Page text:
Guide to Principle Accounting Concepts
Accounting can seem overwhelming at times with all the terminology, concepts, and rules that make it a full time job to understand. This quick guide will highlight some of the main principles of accounting, and help you understand things a bit better the next time your accountant calls.
Types of Financial Statement Accounts & Statements
There are 5 types of accounts in the financial statements
- Assets: Items of value to a company and which it controls
- Liabilities: Amounts owed by the company to third parties
- Equity: Amounts contributed to the firm by owners, or accumulated as retained earnings in the company
- Income: Amounts earned by the company for whatever goods or services it sells
- Expenses: Amounts paid out or assets used by the entity in the process of earning income
The balance sheet
of a company is a snap shot of the value of the companyâ s assets, liabilities, and equity at a given point in time.
Balance sheets are typically seen monthly, quarterly, and annually. Total assets will always equal total liabilities plus total equity. This recognizes that all the value in the company is either owed to debtors (a liability) or is owed to the ownership. The income statement
is a summary of the financial activity of a company for a given period of time, again typically monthly, quarterly, and annually. All of the income and expenses of the company over that period of time would be indicated here. The final amount (either a net income or net deficit) would be added to the retained earnings of the company and be shown as a reduction or increase in the ownerÃƒÂ¢ s equity. The Statement of Cash Flows
is another account that summarizes the cash impact of all the items from the two statements above to reconcile your cash balance at the beginning of a period to the end of the period. This is often required as there are many non-cash items in the financial statements (see the Accounting Methods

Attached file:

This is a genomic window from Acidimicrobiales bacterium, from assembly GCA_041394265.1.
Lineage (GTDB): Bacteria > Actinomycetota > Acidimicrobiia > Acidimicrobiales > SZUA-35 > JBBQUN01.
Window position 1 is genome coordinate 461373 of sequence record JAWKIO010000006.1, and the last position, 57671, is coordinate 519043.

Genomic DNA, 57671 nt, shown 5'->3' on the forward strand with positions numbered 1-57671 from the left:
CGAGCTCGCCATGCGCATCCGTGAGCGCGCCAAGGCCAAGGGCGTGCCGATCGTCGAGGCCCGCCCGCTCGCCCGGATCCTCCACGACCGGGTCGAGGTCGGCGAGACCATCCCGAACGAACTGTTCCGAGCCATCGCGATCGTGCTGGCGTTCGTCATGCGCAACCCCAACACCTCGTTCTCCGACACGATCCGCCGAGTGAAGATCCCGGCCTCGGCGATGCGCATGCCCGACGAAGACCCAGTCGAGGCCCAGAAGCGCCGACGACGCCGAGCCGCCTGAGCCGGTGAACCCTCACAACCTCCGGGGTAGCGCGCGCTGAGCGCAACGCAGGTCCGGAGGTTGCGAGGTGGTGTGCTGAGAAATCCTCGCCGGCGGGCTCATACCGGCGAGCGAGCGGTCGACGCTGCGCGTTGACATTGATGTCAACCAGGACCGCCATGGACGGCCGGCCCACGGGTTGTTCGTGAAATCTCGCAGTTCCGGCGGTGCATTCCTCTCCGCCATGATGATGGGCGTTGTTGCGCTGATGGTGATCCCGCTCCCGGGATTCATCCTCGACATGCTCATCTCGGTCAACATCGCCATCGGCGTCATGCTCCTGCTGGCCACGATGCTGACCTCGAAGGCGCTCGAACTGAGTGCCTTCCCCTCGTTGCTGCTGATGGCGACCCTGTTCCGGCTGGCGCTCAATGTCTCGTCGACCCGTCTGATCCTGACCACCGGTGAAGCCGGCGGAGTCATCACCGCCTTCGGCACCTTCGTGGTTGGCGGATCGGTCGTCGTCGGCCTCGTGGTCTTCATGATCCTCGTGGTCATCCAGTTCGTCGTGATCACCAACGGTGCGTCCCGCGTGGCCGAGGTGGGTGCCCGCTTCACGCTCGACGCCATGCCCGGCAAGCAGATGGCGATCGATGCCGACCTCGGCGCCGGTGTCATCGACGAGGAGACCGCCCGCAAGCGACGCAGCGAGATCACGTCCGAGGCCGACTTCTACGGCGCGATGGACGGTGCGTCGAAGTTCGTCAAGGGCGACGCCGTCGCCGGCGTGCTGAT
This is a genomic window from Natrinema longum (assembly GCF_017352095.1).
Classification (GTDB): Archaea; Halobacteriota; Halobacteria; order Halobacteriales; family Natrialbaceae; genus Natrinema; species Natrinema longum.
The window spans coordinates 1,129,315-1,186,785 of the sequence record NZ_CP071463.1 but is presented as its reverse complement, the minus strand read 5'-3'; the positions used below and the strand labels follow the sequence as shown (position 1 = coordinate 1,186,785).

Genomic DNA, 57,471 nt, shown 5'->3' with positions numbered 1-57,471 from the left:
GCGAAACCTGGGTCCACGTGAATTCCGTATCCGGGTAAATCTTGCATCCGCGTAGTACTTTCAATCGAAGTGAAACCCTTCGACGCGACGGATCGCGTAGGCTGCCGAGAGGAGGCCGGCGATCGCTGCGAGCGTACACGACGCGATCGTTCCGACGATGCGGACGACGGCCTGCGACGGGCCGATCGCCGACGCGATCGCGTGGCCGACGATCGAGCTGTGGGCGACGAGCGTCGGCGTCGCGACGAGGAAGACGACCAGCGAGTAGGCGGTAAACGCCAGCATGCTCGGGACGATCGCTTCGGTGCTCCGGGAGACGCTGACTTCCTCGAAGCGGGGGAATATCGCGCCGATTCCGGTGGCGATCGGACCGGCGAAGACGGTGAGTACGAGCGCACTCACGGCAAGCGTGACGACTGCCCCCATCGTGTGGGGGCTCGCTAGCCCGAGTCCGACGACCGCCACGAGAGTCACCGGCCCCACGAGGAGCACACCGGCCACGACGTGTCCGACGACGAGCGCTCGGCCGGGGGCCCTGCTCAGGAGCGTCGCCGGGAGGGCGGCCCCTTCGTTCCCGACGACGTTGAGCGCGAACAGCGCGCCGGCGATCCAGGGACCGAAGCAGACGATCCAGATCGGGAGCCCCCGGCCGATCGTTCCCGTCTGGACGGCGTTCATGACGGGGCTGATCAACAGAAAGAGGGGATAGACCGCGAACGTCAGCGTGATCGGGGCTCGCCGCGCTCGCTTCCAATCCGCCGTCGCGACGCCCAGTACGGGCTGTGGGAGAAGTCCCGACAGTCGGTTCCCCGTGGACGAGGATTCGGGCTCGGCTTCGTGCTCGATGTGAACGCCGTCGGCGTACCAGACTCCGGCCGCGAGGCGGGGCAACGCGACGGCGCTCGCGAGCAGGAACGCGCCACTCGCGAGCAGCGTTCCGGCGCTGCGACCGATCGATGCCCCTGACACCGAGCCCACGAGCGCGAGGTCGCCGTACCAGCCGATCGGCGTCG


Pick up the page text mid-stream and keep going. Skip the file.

Debit = Credit
Double entry accounting is a principle of modern accounting practices and has been used since the 15th
century as a way of clearly tracking the impact of various transactions and recognizing that no transaction a business takes is one sided from an accounting perspective. For every debit, there will be a credit, and vice versa. This is referred to as double entry
In terms of the account types listed above debits and credits impact those types of accounts differently, see the table below.
|Asset ||Debits increase this account ||Credits decrease this account |
|Liability ||Debits decrease this account ||Credits increase this account |
|Equity ||Debits decrease this account ||Credits increase this account |
|Income ||Debits decrease this account ||Credits increase this account |
|Expense ||Debits increase this account ||Credits decrease this account |
So a journal entry to book a cash sale would be: Debit
Cash (Asset Account) $1,000 Credit
Sales (Income Account) $1,000 As a result of the journal entry posted above you are increasing your cash balance and you are increasing your sales. Journal entries refer to the adjustments made to the companyÃƒÂ¢ s financials, in the format seen above, to record financial transactions.
Why is Double Entry Accounting Important?
As seen above in the sales transaction no financial transaction will only impact one aspect of the financial statements. A sale either generates cash or an asset representing that a third party owes you money (an account receivable). Purchasing office supplies (an expense) either means you paid out cash (reduced an asset) or you recognized the need to pay someone later (a liability). By using double entry accounting you are sure that the full financial impact of a transaction is being recorded. This also acts as a form of quality check in that by requiring yourself to post both sides of the transaction at the same time you prevent errors from occurring (for example you recognize the expense one day and forget to put the amount owed to another party the following week).
Most companyÃƒÂ¢ s use some form of accounting system to record all of their financial transactions (i.e. Quickbooks
or Simply Accounting) as they allow you to store all of the information related to your financial operations and have many reporting structures for one to see things like the income statement of balance sheet. Additionally, they have controls in place whereby a concept like double entry accounting is required (you canÃƒÂ¢ t just debit an account without crediting another). That said, double entry accounting can be used on a piece of paper also. 500 years ago they didnÃƒÂ¢ t have Quickbooks to help figure out their net worth.
By Jeffrey Glen